Conservatives have championed Benedict's move to bring about a more orthodox faith to the church, even at the expense of popularity among liberals.
"Benedict understands his mission as custodian of the faith," said the Rev. Robert Gahl Jr., an Opus Dei priest and professor of moral philosophy at Rome's Pontifical Holy Cross University. "The pope has little interest in opinion polling and focus groups. He is not going to adjust the doctrine according to popular opinion or majority belief. Benedict's aim is to unite the church around the faith handed down by Jesus, the church's founder."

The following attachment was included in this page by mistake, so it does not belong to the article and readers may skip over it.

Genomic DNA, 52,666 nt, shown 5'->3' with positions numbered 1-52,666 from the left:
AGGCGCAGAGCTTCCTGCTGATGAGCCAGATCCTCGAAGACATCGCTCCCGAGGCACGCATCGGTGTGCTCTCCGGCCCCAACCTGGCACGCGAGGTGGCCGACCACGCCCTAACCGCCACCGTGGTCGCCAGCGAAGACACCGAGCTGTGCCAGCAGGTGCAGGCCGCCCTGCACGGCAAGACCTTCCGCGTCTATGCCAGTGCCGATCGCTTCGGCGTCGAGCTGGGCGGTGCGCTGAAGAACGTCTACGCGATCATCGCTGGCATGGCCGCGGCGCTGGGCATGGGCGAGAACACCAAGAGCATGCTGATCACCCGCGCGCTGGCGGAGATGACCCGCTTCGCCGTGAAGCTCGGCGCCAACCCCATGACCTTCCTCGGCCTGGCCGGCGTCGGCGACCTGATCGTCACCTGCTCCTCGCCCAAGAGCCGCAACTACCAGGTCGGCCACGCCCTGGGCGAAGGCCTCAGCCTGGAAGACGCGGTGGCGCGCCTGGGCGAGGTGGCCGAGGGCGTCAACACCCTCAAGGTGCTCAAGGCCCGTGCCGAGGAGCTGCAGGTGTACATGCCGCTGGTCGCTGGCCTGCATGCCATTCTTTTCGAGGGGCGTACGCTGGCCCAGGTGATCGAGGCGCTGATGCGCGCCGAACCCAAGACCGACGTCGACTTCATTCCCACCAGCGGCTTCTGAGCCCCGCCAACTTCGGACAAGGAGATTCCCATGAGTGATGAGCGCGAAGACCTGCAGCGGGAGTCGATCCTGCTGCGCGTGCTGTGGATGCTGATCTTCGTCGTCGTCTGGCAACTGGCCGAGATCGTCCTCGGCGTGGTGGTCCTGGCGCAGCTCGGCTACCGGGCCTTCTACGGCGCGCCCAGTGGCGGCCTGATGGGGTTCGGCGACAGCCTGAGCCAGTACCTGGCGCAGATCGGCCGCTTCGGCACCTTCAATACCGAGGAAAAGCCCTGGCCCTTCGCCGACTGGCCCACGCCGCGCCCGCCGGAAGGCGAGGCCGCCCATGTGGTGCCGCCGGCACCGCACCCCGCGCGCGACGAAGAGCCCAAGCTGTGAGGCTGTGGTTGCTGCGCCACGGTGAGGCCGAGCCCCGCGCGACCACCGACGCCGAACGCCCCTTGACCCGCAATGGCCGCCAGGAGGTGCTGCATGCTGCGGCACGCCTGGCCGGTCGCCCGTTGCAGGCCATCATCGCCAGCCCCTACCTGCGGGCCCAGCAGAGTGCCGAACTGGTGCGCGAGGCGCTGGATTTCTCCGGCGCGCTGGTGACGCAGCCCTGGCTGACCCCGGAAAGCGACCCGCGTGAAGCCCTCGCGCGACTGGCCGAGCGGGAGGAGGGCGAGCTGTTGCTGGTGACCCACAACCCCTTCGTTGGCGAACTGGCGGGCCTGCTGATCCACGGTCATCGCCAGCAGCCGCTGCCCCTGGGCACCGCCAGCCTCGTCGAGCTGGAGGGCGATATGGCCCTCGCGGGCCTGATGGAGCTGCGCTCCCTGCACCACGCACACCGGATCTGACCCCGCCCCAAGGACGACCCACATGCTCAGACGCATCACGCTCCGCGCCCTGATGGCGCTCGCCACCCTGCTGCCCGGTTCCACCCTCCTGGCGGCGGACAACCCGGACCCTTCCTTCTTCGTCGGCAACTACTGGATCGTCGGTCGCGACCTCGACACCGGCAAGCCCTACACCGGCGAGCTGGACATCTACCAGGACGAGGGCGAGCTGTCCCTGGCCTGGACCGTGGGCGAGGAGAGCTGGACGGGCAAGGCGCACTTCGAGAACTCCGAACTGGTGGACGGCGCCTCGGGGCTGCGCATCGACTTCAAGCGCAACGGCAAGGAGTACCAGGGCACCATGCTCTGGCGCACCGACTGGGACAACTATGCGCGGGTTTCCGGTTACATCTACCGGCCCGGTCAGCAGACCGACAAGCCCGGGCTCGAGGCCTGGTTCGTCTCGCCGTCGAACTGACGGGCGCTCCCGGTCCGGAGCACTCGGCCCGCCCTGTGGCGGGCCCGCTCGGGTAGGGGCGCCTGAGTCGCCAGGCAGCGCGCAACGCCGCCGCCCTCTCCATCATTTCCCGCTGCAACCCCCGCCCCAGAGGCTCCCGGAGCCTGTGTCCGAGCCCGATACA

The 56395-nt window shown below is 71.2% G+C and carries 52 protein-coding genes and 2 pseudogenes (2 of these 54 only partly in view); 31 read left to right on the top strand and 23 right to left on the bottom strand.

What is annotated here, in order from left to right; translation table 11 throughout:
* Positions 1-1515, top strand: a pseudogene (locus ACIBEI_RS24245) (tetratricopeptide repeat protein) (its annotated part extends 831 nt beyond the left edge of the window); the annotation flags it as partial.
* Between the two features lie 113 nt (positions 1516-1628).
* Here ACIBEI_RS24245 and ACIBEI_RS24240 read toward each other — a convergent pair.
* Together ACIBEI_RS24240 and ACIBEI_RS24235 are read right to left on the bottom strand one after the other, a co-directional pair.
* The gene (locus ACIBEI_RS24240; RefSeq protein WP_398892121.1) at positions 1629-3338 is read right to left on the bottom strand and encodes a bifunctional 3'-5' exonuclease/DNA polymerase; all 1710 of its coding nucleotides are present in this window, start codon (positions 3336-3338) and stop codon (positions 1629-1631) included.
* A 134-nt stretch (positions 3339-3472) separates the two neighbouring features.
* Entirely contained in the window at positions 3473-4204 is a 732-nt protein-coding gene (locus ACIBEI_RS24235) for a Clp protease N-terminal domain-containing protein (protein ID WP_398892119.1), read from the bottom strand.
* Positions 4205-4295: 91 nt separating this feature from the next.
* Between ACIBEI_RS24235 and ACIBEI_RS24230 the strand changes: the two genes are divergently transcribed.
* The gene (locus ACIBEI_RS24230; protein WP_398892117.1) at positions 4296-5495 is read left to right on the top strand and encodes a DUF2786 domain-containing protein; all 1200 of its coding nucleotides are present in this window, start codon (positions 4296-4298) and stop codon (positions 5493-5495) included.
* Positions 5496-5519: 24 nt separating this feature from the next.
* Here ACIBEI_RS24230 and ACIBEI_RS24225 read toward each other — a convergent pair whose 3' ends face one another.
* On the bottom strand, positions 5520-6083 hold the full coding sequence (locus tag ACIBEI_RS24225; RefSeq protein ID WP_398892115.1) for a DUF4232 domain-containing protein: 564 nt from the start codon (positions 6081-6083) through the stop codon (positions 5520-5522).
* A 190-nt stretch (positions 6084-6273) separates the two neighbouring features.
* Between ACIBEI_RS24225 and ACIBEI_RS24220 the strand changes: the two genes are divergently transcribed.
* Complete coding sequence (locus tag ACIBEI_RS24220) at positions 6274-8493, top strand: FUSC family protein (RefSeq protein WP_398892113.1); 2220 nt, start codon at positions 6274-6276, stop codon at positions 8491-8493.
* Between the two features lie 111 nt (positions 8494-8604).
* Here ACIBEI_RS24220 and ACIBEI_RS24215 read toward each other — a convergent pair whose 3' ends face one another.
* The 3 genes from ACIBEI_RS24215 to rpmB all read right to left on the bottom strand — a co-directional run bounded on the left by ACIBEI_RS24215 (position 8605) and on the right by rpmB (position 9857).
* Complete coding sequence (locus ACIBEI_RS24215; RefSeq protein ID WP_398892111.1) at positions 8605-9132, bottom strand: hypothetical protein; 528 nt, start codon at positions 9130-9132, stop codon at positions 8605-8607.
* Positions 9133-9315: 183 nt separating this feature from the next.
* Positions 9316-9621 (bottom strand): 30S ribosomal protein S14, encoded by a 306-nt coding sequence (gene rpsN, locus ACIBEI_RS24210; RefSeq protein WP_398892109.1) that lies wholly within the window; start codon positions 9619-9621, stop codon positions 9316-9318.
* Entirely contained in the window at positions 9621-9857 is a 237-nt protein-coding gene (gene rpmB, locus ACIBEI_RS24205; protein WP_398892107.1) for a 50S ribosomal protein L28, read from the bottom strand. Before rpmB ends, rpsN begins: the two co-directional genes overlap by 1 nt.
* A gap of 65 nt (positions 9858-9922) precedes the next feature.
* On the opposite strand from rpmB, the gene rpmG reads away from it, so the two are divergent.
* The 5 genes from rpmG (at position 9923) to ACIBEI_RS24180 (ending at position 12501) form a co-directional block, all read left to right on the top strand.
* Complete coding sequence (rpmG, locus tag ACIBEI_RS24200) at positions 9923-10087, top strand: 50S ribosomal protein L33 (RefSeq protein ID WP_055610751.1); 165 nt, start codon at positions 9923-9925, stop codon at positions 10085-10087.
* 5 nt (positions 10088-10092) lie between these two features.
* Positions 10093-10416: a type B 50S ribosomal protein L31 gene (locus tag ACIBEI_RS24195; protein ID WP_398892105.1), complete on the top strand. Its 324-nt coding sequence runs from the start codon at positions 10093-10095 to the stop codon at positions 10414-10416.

The Vatican spokesman, the Rev. Federico Lombardi, reached out to both dissidents and members of the schismatic Society of St. Pius X in an anniversary editorial this weekend, urging unity as the pope begins his eighth year.
"It is our hope that dissenting groups will hear his invitation to be in communion with the church and receive this invitation with respect and attention, and with an understanding of its significance," Lombardi wrote. And he added that he hoped the Vatican II anniversary "might be an occasion to promote the proper and objective understanding of the council as a 'compass of the church of our time.'"
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